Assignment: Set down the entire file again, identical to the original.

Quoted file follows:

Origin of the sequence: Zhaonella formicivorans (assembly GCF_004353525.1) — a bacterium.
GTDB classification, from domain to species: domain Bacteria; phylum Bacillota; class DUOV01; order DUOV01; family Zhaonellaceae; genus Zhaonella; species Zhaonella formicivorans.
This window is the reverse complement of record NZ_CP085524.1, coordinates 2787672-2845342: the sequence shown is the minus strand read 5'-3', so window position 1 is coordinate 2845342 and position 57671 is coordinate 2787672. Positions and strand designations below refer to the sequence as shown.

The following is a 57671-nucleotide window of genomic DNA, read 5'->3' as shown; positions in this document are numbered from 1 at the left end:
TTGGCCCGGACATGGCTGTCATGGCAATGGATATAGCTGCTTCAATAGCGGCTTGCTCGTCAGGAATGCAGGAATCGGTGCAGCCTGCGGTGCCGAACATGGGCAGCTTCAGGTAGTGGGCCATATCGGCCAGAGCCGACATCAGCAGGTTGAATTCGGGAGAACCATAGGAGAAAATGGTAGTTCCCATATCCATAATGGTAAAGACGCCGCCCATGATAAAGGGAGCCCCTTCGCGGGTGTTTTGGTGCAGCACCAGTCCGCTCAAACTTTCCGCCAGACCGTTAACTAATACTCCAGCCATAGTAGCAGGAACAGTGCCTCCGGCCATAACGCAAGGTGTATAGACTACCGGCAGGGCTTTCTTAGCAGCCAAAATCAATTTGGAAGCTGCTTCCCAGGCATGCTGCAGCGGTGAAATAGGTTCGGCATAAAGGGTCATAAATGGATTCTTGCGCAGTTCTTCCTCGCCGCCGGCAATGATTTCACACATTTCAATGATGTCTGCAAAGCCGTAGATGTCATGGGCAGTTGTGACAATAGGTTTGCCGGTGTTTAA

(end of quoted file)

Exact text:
Origin of the sequence: Zhaonella formicivorans (assembly GCF_004353525.1) — a bacterium.
GTDB classification, from domain to species: domain Bacteria; phylum Bacillota; class DUOV01; order DUOV01; family Zhaonellaceae; genus Zhaonella; species Zhaonella formicivorans.
This window is the reverse complement of record NZ_CP085524.1, coordinates 2787672-2845342: the sequence shown is the minus strand read 5'-3', so window position 1 is coordinate 2845342 and position 57671 is coordinate 2787672. Positions and strand designations below refer to the sequence as shown.

The following is a 57671-nucleotide window of genomic DNA, read 5'->3' as shown; positions in this document are numbered from 1 at the left end:
TTGGCCCGGACATGGCTGTCATGGCAATGGATATAGCTGCTTCAATAGCGGCTTGCTCGTCAGGAATGCAGGAATCGGTGCAGCCTGCGGTGCCGAACATGGGCAGCTTCAGGTAGTGGGCCATATCGGCCAGAGCCGACATCAGCAGGTTGAATTCGGGAGAACCATAGGAGAAAATGGTAGTTCCCATATCCATAATGGTAAAGACGCCGCCCATGATAAAGGGAGCCCCTTCGCGGGTGTTTTGGTGCAGCACCAGTCCGCTCAAACTTTCCGCCAGACCGTTAACTAATACTCCAGCCATAGTAGCAGGAACAGTGCCTCCGGCCATAACGCAAGGTGTATAGACTACCGGCAGGGCTTTCTTAGCAGCCAAAATCAATTTGGAAGCTGCTTCCCAGGCATGCTGCAGCGGTGAAATAGGTTCGGCATAAAGGGTCATAAATGGATTCTTGCGCAGTTCTTCCTCGCCGCCGGCAATGATTTCACACATTTCAATGATGTCTGCAAAGCCGTAGATGTCATGGGCAGTTGTGACAATAGGTTTGCCGGTGTTTAA